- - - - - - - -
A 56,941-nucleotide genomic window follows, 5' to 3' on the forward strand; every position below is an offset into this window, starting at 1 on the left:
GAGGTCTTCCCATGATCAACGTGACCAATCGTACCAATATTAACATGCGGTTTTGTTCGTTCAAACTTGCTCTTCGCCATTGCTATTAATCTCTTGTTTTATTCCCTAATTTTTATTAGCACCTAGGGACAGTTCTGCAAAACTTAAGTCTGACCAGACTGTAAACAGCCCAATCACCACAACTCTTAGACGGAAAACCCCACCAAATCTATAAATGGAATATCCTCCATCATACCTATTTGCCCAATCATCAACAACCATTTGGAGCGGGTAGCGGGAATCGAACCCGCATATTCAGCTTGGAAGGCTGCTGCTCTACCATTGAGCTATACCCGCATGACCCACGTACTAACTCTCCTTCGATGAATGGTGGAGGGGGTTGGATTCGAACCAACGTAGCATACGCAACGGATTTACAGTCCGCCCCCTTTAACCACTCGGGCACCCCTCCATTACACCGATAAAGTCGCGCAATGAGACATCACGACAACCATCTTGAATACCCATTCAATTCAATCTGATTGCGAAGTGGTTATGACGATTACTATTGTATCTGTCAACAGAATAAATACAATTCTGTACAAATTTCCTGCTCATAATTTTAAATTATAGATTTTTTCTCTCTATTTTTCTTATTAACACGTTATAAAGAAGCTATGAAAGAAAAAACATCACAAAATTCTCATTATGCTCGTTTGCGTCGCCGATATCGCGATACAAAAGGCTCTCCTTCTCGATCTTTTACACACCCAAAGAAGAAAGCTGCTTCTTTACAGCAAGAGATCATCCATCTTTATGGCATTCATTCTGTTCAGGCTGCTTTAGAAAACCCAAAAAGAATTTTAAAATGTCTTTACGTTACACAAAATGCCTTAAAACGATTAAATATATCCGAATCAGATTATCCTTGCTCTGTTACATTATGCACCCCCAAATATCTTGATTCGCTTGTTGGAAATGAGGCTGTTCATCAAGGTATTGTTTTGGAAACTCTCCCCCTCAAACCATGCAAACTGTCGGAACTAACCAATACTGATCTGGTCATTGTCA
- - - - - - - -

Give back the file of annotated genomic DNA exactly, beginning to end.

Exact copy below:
A 56,941-nucleotide genomic window follows, 5' to 3' on the forward strand; every position below is an offset into this window, starting at 1 on the left:
GAGGTCTTCCCATGATCAACGTGACCAATCGTACCAATATTAACATGCGGTTTTGTTCGTTCAAACTTGCTCTTCGCCATTGCTATTAATCTCTTGTTTTATTCCCTAATTTTTATTAGCACCTAGGGACAGTTCTGCAAAACTTAAGTCTGACCAGACTGTAAACAGCCCAATCACCACAACTCTTAGACGGAAAACCCCACCAAATCTATAAATGGAATATCCTCCATCATACCTATTTGCCCAATCATCAACAACCATTTGGAGCGGGTAGCGGGAATCGAACCCGCATATTCAGCTTGGAAGGCTGCTGCTCTACCATTGAGCTATACCCGCATGACCCACGTACTAACTCTCCTTCGATGAATGGTGGAGGGGGTTGGATTCGAACCAACGTAGCATACGCAACGGATTTACAGTCCGCCCCCTTTAACCACTCGGGCACCCCTCCATTACACCGATAAAGTCGCGCAATGAGACATCACGACAACCATCTTGAATACCCATTCAATTCAATCTGATTGCGAAGTGGTTATGACGATTACTATTGTATCTGTCAACAGAATAAATACAATTCTGTACAAATTTCCTGCTCATAATTTTAAATTATAGATTTTTTCTCTCTATTTTTCTTATTAACACGTTATAAAGAAGCTATGAAAGAAAAAACATCACAAAATTCTCATTATGCTCGTTTGCGTCGCCGATATCGCGATACAAAAGGCTCTCCTTCTCGATCTTTTACACACCCAAAGAAGAAAGCTGCTTCTTTACAGCAAGAGATCATCCATCTTTATGGCATTCATTCTGTTCAGGCTGCTTTAGAAAACCCAAAAAGAATTTTAAAATGTCTTTACGTTACACAAAATGCCTTAAAACGATTAAATATATCCGAATCAGATTATCCTTGCTCTGTTACATTATGCACCCCCAAATATCTTGATTCGCTTGTTGGAAATGAGGCTGTTCATCAAGGTATTGTTTTGGAAACTCTCCCCCTCAAACCATGCAAACTGTCGGAACTAACCAATACTGATCTGGTCATTGTCA